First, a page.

Charging ahead with miniaturization...
So those of you who have been paying close attention to the class material might have notice what seems like an oversight in the power supply with this project.
Yup, we talked about that tiny LDO, that takes care of regulating the system voltage for the Sensor Ring PCB, but if you're left wondering where the charger is for this system, don't worry, you've not missed it...
In a similar idea to the daughter board concept, functions such as battery charging, and indeed, the USB connector, have been moved off-board, to their own "daughter board."
This makes a lot of sense. Even a Micro USB connector is pretty chunky when compared to the Sensor Ring PCB itself, and the charger IC will only ever be used when the ring itself is not in use, so why not move these non-core components off-board?
With this board, Castillo has implemented a rudimentary charging dock of sorts, which is going to be a lot more robust that manually pulling a cell in and out of circuit to be charged externally.
Not to mention, it looks very slick when packaged up in the associated 3D-printed chassis. There are a number of design hints to take from this build — the assembly looks very well thought out.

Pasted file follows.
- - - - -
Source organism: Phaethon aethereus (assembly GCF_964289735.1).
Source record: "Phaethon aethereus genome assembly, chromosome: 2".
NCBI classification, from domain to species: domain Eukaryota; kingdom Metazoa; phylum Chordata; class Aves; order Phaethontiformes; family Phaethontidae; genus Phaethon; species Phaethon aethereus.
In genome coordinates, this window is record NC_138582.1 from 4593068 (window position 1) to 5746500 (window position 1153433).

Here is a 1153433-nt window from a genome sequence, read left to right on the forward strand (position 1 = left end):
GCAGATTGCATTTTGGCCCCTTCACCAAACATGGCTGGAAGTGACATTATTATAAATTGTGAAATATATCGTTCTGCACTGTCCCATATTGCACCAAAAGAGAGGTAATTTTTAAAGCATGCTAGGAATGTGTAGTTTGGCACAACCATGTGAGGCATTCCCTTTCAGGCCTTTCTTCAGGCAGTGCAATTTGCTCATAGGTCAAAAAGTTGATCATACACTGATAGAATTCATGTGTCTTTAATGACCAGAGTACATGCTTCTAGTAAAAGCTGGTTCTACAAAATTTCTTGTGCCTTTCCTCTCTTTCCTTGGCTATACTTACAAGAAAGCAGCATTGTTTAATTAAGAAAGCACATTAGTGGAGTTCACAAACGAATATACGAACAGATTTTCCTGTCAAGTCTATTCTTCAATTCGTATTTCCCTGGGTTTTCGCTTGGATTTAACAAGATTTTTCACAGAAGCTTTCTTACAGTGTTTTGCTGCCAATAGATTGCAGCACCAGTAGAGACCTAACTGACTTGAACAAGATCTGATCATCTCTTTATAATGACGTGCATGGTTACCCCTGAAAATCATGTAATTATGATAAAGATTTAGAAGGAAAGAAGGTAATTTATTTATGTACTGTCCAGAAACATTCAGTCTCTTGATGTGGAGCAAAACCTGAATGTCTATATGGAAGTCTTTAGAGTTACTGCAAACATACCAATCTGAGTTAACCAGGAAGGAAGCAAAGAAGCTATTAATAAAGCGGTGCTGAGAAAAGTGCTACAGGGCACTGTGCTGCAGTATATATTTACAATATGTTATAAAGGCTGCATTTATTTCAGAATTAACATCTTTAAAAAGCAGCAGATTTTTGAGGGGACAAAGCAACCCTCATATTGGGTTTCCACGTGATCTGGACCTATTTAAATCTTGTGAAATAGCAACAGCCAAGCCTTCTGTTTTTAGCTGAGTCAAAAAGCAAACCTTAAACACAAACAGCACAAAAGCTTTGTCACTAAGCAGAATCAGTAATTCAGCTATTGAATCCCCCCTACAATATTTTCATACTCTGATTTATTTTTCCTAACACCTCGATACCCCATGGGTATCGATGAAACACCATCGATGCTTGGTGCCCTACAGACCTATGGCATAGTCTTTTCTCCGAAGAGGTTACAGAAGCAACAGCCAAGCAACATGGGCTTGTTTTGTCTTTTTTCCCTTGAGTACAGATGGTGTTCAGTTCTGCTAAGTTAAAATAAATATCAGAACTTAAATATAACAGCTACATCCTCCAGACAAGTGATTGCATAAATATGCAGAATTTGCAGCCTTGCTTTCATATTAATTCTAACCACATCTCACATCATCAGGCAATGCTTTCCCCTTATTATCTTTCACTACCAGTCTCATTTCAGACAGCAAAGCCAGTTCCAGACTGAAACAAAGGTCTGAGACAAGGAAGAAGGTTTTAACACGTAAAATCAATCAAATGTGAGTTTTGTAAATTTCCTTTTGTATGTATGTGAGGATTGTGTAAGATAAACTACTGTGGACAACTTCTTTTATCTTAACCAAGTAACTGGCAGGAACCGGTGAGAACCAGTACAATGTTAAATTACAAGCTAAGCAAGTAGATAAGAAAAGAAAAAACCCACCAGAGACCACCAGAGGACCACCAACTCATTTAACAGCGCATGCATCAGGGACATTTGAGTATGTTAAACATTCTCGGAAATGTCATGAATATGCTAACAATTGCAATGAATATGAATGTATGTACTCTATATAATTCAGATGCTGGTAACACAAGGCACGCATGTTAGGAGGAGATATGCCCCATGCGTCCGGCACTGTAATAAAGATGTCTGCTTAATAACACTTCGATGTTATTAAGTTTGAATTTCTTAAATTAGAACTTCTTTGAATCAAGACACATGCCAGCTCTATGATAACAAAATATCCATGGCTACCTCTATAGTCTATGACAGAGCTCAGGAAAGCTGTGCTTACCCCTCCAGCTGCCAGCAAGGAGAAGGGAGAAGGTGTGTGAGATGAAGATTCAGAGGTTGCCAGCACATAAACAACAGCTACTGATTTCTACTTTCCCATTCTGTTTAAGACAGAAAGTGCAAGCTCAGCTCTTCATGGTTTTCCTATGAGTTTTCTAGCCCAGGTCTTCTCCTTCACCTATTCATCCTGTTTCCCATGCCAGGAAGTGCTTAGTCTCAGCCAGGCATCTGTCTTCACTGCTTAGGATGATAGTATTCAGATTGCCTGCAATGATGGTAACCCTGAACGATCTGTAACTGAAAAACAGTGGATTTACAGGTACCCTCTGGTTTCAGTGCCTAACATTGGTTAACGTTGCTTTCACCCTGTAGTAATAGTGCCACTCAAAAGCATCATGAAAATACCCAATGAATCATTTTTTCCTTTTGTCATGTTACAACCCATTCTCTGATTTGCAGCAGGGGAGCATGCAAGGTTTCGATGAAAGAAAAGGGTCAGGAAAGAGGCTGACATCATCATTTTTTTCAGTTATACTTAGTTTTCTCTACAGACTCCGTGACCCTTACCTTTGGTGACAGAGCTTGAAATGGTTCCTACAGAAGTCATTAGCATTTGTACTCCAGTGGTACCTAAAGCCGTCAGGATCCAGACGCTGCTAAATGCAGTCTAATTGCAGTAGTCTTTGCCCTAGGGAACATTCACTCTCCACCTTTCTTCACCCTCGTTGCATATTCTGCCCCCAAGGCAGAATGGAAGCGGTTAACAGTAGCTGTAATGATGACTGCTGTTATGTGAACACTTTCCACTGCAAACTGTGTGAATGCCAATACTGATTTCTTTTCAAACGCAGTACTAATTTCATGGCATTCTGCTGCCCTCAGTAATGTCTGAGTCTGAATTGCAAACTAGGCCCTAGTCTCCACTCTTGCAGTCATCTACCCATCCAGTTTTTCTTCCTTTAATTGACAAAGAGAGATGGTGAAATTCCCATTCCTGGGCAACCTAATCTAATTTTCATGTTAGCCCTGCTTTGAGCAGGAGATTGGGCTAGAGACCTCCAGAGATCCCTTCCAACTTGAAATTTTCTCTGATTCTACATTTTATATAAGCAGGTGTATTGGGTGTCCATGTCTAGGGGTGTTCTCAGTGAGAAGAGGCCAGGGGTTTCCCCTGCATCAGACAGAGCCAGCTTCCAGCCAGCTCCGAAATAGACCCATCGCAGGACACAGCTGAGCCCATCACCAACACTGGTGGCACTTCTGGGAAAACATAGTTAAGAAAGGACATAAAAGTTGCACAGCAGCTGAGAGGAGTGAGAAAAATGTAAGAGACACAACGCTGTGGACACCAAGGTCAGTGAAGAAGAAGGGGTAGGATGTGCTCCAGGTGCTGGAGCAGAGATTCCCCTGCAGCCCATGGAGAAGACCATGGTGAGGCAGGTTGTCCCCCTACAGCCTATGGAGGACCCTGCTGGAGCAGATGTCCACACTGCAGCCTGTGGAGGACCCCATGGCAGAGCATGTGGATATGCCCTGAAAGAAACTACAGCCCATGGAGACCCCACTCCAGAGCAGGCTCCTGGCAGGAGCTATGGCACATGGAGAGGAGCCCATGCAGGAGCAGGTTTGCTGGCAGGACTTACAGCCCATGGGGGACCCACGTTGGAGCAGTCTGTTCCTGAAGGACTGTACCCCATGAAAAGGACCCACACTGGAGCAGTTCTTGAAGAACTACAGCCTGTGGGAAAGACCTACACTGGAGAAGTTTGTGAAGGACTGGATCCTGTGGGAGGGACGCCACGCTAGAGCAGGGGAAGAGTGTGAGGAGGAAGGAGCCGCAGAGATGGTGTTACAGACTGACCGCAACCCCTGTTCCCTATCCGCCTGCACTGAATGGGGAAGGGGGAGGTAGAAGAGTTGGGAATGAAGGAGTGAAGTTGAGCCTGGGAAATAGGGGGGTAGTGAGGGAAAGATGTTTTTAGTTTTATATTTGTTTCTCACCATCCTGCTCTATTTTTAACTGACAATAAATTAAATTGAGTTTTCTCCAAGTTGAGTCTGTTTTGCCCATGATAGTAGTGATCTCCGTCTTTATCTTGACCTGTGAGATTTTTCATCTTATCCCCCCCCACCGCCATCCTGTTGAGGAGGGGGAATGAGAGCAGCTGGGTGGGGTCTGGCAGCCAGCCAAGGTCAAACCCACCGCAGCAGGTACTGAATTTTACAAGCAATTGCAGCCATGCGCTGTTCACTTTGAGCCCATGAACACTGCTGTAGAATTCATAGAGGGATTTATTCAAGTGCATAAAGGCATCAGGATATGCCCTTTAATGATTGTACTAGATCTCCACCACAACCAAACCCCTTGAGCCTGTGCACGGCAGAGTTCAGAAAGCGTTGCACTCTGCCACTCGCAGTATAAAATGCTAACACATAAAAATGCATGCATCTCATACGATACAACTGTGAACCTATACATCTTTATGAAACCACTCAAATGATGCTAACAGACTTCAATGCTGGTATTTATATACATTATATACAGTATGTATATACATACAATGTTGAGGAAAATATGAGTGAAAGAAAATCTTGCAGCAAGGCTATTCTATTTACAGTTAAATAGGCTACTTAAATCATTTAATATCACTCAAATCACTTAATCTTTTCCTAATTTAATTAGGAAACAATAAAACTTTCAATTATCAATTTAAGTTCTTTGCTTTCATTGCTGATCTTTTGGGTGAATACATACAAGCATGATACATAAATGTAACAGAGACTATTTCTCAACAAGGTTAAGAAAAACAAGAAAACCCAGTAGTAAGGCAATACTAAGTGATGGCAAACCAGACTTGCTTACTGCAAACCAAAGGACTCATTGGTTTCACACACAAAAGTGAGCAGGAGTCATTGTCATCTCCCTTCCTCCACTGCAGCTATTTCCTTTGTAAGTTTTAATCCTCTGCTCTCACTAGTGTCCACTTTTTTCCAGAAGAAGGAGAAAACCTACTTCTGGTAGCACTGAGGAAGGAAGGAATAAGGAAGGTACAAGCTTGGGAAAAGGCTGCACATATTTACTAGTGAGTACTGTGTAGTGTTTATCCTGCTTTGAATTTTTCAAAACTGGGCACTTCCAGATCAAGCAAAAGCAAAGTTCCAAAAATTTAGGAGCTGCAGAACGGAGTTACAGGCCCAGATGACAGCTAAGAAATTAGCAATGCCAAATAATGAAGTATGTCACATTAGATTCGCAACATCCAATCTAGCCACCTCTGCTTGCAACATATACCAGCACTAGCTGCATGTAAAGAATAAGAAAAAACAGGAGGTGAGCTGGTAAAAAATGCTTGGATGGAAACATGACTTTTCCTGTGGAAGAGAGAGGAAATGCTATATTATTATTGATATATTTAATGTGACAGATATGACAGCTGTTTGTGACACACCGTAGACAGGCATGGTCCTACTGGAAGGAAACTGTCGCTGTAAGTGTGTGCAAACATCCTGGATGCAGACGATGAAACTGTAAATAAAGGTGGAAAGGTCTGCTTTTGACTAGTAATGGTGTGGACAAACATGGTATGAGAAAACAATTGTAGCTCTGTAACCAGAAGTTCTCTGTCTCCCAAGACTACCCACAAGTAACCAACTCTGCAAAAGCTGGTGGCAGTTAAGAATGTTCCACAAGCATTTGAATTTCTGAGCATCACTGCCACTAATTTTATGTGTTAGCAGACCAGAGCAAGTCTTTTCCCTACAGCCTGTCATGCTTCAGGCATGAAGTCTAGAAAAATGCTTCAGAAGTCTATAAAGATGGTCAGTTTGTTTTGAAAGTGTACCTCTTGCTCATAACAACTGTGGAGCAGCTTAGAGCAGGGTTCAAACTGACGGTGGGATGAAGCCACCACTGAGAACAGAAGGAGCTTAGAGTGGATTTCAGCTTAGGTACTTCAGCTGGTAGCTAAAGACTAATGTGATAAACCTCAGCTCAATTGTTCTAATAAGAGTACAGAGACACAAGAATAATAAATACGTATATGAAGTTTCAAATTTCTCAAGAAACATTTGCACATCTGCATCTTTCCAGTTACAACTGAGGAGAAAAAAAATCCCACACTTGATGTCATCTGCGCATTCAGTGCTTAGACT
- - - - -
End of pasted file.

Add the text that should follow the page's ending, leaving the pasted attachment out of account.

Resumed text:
Despite the PoC jumper leads used above, the design lends itself very well to pogo pins, which would be a wonderful connection system for such a portable device, and also saving the footprint of yet another connector on the ring PCB itself.
Knowing Castillo and his never-ending quest to strive for project perfection, we'll hopefully see a few more PCB revisions, as he undoubtedly manages to cram ever more into this circular circuit creation.
That being said, perhaps there is a fine line between ultra portable and hand solder-able. He muses that there isn't much more to be done in the maker-friendly scale of things, but longs to revisit this design with the WLCSP packaged SAM D21.
We can see this version of the MCU sat below, with the entire part sitting well within the ground pad of the QFN D21 alone. That's tiny!
With that part available with a whopping on-die 256kB of flash, that's enough storage to potentially drop the SPI flash needed for CircuitPython operation, while using the current processor. Sensor earrings, anyone?
As always, Castillo has pushed his project work up to GitHub, where the EAGLE files for the Sensor Ring, and charging cradle, are freely available for your forking pleasure — as part of the Sensor Cap project.
And, as we always suggest, for more "real-time" updates on these great projects, make sure to follow Castillo on Twitter!